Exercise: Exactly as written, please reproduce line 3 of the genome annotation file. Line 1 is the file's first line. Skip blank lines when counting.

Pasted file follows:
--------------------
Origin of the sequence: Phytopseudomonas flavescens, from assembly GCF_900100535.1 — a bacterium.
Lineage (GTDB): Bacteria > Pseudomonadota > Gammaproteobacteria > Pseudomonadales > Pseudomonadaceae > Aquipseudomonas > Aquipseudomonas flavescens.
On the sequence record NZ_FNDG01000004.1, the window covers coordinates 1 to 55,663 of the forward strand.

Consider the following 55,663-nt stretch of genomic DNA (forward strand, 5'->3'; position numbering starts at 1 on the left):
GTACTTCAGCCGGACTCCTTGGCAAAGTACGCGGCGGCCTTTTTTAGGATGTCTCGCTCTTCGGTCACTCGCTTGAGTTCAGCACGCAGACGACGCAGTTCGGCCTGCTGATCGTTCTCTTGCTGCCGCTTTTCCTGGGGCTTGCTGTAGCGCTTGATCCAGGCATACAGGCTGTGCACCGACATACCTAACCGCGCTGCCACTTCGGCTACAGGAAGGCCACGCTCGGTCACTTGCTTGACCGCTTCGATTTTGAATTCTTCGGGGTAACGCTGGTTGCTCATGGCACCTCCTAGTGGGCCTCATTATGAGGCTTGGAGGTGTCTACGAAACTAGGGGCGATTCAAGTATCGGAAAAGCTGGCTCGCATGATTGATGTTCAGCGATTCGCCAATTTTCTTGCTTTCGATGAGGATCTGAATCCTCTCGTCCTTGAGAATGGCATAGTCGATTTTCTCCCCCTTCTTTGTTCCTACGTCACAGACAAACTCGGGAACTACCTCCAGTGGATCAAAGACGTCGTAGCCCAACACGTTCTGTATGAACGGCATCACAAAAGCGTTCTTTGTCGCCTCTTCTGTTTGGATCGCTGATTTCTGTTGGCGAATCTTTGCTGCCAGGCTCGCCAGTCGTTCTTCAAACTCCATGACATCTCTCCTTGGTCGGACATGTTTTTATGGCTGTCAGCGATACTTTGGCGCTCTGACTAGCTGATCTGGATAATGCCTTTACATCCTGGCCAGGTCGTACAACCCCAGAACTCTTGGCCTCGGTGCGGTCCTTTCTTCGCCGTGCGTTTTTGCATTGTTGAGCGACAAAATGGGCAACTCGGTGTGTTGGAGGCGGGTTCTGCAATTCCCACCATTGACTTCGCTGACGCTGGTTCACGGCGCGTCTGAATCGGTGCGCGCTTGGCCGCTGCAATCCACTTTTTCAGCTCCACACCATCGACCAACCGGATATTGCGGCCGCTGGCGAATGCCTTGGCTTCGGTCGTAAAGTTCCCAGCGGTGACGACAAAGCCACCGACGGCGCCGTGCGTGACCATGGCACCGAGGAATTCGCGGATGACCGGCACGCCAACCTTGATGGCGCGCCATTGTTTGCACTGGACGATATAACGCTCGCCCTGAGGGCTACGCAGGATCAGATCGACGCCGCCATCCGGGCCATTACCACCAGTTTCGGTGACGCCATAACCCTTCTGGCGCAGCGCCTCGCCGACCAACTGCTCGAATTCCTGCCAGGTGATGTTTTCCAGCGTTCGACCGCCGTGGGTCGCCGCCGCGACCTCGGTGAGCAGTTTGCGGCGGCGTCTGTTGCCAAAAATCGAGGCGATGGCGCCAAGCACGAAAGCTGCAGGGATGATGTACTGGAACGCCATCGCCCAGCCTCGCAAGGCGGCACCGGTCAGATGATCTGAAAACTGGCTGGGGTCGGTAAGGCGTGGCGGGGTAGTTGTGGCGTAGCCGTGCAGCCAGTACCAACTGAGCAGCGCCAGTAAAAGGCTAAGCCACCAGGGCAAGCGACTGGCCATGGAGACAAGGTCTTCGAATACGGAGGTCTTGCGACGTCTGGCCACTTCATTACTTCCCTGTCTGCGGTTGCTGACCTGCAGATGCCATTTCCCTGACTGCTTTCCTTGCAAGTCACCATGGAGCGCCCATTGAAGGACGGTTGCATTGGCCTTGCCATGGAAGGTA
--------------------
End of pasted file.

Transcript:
On the sequence record NZ_FNDG01000004.1, the window covers coordinates 1 to 55,663 of the forward strand.